The beginning of the school year — it’s one of our busiest times of the year.
So many students to meet, so many to reconnect with.
It’s a season in which life seems to move at an incredible pace — nearly impossible to keep up with — or so it would seem.
Yet I was recently reminded that while this might be true for many of us, it isn’t true for everyone.
I’ve got a friend I’ve been visiting in the hospital the past couple of weeks. In my visits with him I’ve been reminded that time moves slower in hospitals. Much slower.
There are times when I arrive and my friend is actually resting peacefully — so I’ll slip into a seat not far of his bed — and be still. And as you might imagine, being still in the month of August can be a bit of a challenge. My body may be at rest, but my mind races through the long list of things that need to be done before student leaders return next week — and new students, by that week’s end.
And without fail (so far) my friend eventually wakes and we begin to talk about how he has been since we’ve last visited. Some days are better than others. He’s not only fighting a rare form of cancer, but for the past few weeks he’s been in the hospital fighting off secondary infections due to his compromised immune system.
His sense of time has been totally thrown off. His mental framework for life struggles to extend beyond the four walls of his hospital room — as his time there nears the three-week mark. He feels stuck in many ways.
And strangely enough, his situation has served to remind me that although the first several weeks of the school year are crammed with endless activities and opportunities for students to connect with others, there are many who feel stuck — at times — in their own way.
They’ve grown up in a culture of instant — but friendships and feeling comfortable in a new place rarely happen that way.
For 18 years most of them have slowly grown comfortable around a certain set of people. Many of them have spent much of their life in the same geographical location — learning it — slowly. Life for them — up until now — has seen little in the way of major transition. And it’s the quiet moments in their dorm room that tend to remind them of this.
Many of the new students we will see out on campus will appear to be having fun and taking their transition in stride. But once behind closed doors, they will struggle in a big way.
It’s those unprogrammed hours that will be some of the toughest for our new students. The silence and the lack of being known will feel almost paralyzing.
They’ll long for home — for the levels of familiarity and kinds of connections they had established over numerous years — and they’ll want it immediately.
In many ways, these students will feel stuck — wondering why this major transition they’re in doesn’t just hurry up and move on to completion. Many will wish themselves through to their Sophomore year (or at least their spring term), by which time they figure they’ll have friends, familiarity, and confidence.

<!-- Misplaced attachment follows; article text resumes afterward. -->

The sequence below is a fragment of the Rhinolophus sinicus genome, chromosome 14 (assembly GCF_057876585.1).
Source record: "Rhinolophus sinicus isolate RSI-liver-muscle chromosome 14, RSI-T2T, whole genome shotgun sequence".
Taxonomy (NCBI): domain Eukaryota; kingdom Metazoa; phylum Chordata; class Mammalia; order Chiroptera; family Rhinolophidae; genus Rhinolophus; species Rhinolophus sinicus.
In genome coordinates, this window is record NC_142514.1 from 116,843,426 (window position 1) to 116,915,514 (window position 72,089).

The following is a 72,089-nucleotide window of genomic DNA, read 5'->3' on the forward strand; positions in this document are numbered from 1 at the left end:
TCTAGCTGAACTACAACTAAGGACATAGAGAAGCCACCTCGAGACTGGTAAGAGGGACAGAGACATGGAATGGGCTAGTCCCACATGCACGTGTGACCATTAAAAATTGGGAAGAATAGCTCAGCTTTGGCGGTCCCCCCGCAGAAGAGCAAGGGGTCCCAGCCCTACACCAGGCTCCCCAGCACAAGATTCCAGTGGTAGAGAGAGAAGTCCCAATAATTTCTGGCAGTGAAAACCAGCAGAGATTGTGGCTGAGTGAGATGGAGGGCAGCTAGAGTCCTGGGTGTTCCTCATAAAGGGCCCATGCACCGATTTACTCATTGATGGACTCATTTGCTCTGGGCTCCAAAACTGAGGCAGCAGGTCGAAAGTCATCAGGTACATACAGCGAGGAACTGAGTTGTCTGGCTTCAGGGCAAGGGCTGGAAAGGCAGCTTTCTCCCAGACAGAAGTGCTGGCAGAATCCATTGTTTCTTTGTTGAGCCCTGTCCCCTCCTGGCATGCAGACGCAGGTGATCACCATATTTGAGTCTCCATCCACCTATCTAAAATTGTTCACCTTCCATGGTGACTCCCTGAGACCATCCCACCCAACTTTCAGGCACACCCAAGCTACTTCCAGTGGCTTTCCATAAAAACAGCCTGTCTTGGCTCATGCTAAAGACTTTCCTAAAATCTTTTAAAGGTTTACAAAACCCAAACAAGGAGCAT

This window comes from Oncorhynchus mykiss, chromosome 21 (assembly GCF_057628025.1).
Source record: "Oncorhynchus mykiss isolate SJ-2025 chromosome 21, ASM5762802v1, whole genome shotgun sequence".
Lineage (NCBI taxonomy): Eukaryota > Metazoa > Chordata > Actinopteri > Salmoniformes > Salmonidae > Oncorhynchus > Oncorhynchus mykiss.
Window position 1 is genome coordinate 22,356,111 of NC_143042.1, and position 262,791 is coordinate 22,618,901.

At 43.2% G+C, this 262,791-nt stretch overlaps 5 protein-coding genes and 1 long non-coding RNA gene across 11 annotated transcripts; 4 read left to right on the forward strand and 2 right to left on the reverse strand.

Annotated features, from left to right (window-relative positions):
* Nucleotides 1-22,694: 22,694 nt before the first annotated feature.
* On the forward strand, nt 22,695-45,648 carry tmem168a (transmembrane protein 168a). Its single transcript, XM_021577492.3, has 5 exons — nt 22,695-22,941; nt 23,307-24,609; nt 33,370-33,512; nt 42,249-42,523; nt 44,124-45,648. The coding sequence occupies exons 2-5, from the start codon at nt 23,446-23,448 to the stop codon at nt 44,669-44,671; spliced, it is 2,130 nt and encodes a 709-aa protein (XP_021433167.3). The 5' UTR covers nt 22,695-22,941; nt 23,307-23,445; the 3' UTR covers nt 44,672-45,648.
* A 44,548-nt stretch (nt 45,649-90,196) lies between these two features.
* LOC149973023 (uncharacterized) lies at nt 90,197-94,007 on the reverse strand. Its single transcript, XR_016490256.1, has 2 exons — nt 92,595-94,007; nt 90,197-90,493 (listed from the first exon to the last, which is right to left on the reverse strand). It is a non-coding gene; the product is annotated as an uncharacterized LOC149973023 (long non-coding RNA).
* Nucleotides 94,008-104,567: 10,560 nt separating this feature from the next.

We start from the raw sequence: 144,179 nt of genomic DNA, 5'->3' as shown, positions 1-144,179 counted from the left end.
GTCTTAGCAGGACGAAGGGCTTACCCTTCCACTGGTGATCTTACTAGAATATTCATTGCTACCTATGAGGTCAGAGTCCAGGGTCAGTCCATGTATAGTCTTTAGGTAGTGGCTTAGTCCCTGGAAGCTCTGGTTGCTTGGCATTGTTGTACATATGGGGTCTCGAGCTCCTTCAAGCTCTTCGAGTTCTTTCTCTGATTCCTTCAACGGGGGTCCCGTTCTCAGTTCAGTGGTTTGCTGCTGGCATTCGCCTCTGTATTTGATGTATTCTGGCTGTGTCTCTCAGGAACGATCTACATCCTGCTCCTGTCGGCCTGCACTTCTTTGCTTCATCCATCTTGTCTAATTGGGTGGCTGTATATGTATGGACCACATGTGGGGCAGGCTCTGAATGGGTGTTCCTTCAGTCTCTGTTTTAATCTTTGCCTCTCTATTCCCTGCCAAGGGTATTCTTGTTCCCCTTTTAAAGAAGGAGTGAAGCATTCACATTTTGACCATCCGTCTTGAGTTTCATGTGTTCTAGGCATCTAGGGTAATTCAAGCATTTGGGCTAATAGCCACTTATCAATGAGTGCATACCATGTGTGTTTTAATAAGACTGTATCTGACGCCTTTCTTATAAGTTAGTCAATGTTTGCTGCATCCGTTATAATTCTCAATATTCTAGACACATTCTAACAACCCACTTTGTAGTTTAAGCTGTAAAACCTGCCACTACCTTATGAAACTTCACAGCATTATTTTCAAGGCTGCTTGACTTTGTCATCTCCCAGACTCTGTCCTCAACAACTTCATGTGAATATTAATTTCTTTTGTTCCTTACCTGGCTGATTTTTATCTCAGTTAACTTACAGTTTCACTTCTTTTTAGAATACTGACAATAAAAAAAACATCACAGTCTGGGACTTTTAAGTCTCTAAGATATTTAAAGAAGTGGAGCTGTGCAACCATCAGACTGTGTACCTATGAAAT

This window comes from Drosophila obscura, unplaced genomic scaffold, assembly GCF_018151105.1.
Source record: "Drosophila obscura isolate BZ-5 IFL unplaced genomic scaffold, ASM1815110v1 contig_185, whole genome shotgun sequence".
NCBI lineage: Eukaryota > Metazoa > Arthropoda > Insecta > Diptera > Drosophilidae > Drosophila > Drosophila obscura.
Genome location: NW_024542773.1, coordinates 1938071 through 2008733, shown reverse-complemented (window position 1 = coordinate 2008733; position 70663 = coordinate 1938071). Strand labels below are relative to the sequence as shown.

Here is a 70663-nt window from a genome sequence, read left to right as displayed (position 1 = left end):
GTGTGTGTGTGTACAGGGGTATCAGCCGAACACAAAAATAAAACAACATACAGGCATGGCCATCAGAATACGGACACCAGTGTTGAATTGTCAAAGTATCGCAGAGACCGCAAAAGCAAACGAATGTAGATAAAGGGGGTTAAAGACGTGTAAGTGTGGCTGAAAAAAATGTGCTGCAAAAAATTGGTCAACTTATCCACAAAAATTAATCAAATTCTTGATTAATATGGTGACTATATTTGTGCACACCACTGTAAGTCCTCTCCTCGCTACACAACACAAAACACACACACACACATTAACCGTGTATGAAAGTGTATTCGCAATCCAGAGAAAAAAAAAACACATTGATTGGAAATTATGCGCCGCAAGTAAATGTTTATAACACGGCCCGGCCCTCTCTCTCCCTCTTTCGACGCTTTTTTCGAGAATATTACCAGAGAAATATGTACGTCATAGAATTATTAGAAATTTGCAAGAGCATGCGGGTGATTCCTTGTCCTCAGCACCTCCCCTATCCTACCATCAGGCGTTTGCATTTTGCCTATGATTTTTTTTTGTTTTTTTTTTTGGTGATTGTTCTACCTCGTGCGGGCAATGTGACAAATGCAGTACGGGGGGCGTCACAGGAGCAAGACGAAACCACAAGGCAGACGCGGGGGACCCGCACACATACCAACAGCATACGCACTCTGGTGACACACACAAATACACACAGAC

But at the beginning they’ll live with a quiet fear. An internal struggle that they’ll not want to let others catch wind of. A ‘stuckness.’
And I believe it to be our task — in the midst of all of the craziness that defines the first few weeks (or couple of months) of the new school year — to be both aware of and present to our new students.
Be aware — Even though most students will try give the impression of absolutely loving their new school, feeling at home (already) in their new room, and that they’re quickly making friends — the reality is that many (if not most) will be struggling on this inside — because the process takes time.
If we can go into our conversations and interactions with new students with an awareness of this — it will likely open the door to some significant conversations.
Be present — We’ve likely already mapped out our plans for the first several days/weeks of the new school year. We’ve defined certain roles and responsibilities within our team that are supposed to maximize our ability to reach out to — and connect with — new students in particular. We have a plan for being “present.” But I think we need to be ready (and willing) to offer more than this.
I think we need to be willing to step away from our information table to talk with those individuals who seem like they want to talk. If the opportunity presents itself, we need to be willing to move away from the noisy event and into a more quiet space where we can give this student our undivided attention. We need to trust that God will take care of the recruiting and connecting with the masses, while we allow ourselves to be used in the life of someone who is struggling with their transition.
To truly be present in the upcoming weeks, we’ll need to be prepared (and willing) to step away from activity, slow down, and engage in conversations — which will have great potential for leading into meaningful relationships.
We must remember that our reality (the flood of activity, the familiarity we have with campus life and returning students, the confidence we feel in our work and our context) is not everyone’s reality.
While we might not feel stuck — many will.
So the question is how will we be willing to break from our routine — and places of comfort and confidence — in order to put ourselves in position to better see and connect with students who feel stuck, and are struggling in these early days of transition?